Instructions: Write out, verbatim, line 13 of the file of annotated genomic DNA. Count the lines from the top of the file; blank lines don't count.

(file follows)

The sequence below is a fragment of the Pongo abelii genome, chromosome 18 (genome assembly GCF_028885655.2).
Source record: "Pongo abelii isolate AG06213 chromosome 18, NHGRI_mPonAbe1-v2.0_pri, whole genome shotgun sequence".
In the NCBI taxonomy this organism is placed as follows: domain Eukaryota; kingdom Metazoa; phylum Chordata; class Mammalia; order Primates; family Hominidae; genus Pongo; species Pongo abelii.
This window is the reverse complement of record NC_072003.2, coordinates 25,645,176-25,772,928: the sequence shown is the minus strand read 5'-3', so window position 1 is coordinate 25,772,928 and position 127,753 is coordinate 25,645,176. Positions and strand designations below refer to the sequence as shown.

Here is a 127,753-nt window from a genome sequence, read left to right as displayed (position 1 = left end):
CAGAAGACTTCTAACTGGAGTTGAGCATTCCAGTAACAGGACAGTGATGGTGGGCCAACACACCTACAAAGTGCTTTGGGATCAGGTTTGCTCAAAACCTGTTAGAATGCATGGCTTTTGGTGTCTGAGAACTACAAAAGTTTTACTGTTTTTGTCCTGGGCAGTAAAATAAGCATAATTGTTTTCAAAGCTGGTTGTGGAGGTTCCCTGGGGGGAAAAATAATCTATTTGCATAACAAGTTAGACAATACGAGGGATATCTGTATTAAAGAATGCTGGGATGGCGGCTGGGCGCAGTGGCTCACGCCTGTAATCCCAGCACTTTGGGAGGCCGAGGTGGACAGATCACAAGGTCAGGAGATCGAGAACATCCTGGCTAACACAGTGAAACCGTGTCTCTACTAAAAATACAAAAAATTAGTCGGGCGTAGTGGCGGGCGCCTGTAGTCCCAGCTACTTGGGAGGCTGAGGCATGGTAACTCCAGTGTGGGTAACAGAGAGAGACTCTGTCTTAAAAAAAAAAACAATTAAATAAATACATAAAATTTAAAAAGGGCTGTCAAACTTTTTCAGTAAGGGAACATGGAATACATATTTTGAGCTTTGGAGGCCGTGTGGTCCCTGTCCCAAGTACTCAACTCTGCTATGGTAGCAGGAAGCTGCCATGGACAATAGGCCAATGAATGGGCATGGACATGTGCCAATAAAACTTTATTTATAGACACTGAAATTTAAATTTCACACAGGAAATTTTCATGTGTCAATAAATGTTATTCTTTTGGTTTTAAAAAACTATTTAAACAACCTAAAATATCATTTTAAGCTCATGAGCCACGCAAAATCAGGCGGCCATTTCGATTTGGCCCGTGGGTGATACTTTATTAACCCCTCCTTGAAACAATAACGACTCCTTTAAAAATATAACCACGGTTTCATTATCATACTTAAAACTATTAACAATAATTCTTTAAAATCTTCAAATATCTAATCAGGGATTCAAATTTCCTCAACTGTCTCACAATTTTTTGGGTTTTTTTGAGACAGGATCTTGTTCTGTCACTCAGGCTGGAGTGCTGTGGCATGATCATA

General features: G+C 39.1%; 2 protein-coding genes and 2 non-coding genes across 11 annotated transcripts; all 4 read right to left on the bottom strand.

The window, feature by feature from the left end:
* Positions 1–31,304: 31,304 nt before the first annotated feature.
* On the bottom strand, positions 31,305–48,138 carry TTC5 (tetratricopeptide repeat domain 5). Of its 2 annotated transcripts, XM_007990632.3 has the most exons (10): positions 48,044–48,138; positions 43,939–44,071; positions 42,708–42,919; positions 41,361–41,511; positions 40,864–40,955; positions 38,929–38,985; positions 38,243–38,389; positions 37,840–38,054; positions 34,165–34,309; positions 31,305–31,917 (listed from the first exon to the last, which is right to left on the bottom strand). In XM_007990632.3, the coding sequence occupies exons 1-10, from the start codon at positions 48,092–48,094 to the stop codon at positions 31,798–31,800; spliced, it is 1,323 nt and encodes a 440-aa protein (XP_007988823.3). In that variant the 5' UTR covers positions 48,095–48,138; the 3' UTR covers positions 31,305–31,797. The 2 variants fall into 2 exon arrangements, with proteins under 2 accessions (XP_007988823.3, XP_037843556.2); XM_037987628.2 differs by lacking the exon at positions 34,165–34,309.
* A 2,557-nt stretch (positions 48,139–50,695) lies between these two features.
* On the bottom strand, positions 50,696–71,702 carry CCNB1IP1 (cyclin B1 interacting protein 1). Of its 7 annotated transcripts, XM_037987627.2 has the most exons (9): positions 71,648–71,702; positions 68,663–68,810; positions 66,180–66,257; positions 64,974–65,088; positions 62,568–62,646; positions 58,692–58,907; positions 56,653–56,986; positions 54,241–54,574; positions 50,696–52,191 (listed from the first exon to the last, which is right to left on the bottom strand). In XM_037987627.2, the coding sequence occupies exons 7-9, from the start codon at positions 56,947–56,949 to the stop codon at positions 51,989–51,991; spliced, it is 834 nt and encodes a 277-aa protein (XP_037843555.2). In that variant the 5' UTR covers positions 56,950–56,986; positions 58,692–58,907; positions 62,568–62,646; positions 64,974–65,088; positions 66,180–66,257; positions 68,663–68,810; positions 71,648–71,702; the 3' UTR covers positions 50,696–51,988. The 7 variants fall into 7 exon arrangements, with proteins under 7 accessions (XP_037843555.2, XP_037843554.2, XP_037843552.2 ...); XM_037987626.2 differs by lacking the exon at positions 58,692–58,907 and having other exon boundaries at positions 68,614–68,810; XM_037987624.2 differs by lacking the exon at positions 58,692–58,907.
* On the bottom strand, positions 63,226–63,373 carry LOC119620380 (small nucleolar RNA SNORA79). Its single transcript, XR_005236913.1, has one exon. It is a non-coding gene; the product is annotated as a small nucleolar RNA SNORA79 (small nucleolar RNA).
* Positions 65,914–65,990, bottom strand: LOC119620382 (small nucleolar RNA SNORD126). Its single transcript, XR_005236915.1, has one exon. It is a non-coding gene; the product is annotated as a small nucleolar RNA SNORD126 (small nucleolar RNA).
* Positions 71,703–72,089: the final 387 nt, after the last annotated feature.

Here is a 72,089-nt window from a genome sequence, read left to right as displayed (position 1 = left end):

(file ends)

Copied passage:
* On the bottom strand, positions 63,226–63,373 carry LOC119620380 (small nucleolar RNA SNORA79). Its single transcript, XR_005236913.1, has one exon. It is a non-coding gene; the product is annotated as a small nucleolar RNA SNORA79 (small nucleolar RNA).